As with Us, the Magi ‘Will Always Bear in Their Heart the Novelty and the Fruits, which the Encounter with Him Has Produced in Their Existence’ – the Vatican-provided translation of the Holy Father’s address before and after the recitation of the Angelus, on the occasion of the Solemnity of the Epiphany of the Lord:
Dear Brothers and Sisters, good morning!
Today we celebrate the Solemnity of the Epiphany, in remembrance of the Magi that came from the East to Bethlehem, following the star, to visit the new-born Messiah. The evangelical page (Cf. Matthew 2:1-12) includes a detail that elicits our reflection. At the end of the account, it is said that the Magi “being warned in a dream not to return to Herod, they departed to their own country by another way” (v. 12) — by another way.
These wise men, from distant regions, after much traveling, find Him whom they wanted to know, after having sought Him for long, certainly also with fatigue and vicissitudes. And when they finally reach their end, they prostrate themselves before the Child, adore Him and offer Him precious gifts, after which they set out again without hesitation to return to their land. However, that meeting with the Child has changed them. The encounter with Jesus doesn’t hold back the Magi, rather, it infuses in them a new impetus to return to their countries, to tell what they have seen and the joy they have felt. In this, there is a demonstration of God’s style, of His way of manifesting Himself in history. The experience of God doesn’t block us but frees us; it doesn’t imprison us but makes us start on the way, it sends us back to the usual places of our existence. The places are and will be the same, but we, after the encounter with Jesus, are not as we were before. The encounter with Jesus changes us, transforms us. The evangelist Matthew stresses that the Magi returned “by another way” (v. 12). They are led to change the way by the Angel’s warning, so as not to run into Herod and his plots of power.
Every experience of encounter with Jesus induces us to undertake different ways because good strength comes from Him, which heals our heart and detaches us from evil.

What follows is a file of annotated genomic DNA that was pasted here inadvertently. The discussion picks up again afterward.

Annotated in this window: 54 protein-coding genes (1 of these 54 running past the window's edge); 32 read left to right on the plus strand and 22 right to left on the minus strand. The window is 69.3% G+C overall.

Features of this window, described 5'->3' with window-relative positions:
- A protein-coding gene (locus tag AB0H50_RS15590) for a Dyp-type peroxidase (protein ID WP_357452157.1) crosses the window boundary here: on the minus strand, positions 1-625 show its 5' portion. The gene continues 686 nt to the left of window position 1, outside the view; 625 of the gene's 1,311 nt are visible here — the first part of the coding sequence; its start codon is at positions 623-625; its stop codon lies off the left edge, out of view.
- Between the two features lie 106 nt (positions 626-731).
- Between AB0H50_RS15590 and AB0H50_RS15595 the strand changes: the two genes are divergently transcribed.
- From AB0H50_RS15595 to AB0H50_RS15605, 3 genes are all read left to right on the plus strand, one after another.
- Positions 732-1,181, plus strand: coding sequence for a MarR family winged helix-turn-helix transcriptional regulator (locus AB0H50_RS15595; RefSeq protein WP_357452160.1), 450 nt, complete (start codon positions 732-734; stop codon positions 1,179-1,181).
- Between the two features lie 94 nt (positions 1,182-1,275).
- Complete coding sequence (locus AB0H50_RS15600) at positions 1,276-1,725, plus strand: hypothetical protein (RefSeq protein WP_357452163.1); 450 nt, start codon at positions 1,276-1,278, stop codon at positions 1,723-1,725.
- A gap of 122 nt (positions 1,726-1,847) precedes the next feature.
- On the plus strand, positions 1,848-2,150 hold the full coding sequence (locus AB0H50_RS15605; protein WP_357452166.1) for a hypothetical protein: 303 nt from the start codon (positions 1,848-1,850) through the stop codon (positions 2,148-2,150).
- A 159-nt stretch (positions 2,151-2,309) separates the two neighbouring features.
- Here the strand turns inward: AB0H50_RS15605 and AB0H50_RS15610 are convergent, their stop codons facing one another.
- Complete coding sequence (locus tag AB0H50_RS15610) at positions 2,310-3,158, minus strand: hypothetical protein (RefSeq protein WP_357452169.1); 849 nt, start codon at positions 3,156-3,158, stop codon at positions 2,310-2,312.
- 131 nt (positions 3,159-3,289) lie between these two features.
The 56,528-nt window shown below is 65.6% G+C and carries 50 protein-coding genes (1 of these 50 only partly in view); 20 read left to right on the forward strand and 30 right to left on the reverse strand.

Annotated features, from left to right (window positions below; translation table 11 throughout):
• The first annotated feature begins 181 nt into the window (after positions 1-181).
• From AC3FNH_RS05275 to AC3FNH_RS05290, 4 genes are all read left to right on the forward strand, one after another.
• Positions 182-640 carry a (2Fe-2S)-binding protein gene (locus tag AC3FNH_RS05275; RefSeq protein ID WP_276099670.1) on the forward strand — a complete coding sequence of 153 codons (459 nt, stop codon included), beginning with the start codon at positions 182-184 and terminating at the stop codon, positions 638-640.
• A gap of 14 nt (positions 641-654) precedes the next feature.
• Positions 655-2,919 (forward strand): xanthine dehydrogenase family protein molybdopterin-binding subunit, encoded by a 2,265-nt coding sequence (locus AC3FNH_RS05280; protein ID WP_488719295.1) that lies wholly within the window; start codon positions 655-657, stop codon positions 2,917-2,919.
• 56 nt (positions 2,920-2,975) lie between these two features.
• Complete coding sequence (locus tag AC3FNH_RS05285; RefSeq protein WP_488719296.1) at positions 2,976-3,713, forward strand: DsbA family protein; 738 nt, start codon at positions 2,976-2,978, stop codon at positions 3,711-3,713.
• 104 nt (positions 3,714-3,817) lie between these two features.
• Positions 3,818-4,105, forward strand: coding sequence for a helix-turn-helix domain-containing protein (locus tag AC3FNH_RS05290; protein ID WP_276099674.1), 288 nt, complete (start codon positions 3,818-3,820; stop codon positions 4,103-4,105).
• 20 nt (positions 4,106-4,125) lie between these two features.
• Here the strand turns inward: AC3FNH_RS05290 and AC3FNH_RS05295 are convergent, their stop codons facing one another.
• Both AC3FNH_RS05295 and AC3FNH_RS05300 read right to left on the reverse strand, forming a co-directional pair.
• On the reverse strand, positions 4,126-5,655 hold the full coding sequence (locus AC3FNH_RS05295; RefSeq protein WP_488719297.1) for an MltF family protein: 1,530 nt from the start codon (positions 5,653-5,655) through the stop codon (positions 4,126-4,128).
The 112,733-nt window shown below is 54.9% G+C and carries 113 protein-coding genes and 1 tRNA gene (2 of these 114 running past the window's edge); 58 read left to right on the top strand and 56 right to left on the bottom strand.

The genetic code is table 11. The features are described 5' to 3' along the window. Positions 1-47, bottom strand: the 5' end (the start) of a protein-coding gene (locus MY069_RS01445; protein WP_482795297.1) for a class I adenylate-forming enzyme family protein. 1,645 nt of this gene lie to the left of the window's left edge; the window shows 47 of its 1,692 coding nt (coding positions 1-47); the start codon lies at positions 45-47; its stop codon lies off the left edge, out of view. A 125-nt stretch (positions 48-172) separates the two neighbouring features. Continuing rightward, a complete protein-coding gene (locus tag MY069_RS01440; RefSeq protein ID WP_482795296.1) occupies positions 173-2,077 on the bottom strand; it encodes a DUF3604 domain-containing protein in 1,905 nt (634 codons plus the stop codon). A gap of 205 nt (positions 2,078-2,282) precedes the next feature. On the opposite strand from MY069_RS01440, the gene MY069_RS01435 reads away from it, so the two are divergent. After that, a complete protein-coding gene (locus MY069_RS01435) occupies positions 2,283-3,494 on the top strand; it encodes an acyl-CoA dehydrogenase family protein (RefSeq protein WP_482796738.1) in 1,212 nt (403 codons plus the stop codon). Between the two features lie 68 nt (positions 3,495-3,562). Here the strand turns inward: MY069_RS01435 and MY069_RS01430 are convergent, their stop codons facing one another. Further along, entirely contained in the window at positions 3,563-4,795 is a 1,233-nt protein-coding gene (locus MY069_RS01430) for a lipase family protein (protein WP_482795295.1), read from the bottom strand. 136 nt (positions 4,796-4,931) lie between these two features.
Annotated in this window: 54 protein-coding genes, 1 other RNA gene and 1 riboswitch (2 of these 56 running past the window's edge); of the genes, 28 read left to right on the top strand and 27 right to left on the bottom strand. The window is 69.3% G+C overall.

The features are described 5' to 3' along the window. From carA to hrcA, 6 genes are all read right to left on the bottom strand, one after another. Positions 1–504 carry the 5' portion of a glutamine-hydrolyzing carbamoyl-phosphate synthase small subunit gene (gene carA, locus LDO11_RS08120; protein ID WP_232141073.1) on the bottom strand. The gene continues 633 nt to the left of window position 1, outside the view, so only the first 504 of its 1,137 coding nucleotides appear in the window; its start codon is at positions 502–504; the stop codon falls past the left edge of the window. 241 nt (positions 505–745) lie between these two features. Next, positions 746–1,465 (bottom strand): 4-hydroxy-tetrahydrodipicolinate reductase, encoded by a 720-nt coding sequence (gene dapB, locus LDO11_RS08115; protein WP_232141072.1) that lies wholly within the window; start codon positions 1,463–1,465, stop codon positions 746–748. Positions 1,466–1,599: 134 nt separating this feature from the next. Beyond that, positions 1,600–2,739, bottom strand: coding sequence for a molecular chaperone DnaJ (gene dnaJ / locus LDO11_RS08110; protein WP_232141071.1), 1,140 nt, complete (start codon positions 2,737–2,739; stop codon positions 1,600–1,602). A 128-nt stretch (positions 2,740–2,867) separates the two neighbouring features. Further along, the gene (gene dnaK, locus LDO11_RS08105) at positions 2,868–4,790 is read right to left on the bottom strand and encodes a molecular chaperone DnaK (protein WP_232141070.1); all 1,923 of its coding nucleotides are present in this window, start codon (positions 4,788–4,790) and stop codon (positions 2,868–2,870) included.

There is a wise dynamic between continuity and novelty: one returns “to one’s country,” but “by another way.” This indicates that it is we that must change, transform our way of living, although in the same environment, to change our criteria of judgment on the reality that surrounds us. See the difference between the true God and the treacherous idols, such as money, power, success . . . ; between God and all that these idols promise to give you, such as magicians, fortune tellers, sorcerers. The difference is that the idols bind us to themselves and they possess us. The true God does not hold us back or let Himself be held back by us: He opens to us ways of novelty and freedom, because he is a Father who is always with us to make us grow. If you encounter Jesus, if you have a spiritual encounter with Jesus, remember you must go back to the same places as always, but by another way, with another style. It’s so; it’s the Holy Spirit that Jesus gives us that changes our heart.
Let us ask the Holy Virgin that we may become witnesses of Christ where we are, with a new life transformed by His love.
Dear Brothers and Sisters,
A particular thought goes to brethren of the Oriental Churches, Catholic and Orthodox, many of whom celebrate the Lord’s Birth tomorrow. We wish them and their communities the light and peace of Christ the Saviour. Let us applaud our Orthodox and Catholic brethren of the Oriental Churches.
Celebrated on the day of the Epiphany is the World Missionary Childhood Day. It’s the feast of the missionary children and youngsters that live the universal call to holiness, by helping their neediest contemporaries through prayer and gestures of sharing. Let us pray for them.
My warm welcome goes to all of you, Romans and pilgrims. Among the latter, I greet in particular those from South Korea and the students of the “Siena College of the Franciscan Institute of New York; as well as the missionary group of Biassono and the faithful of Ferrara.
A special greeting goes to all those that give life to the historic-folkloric procession inspired by the Epiphany traditions and dedicated this year to the territory of Allumiere and of the Valle del Mignone. And I extend it also to the procession of the Magi in numerous cities and villages of Poland. I like to hail so many beautiful popular expressions linked to today’s feast — I think of Spain, of Latin America, of Germany –, customs that are kept in their genuine Christian meaning.
I wish you all a happy feast. And please, don’t forget to pray for me. Enjoy your lunch and goodbye!
© Libreria Editrice Vatican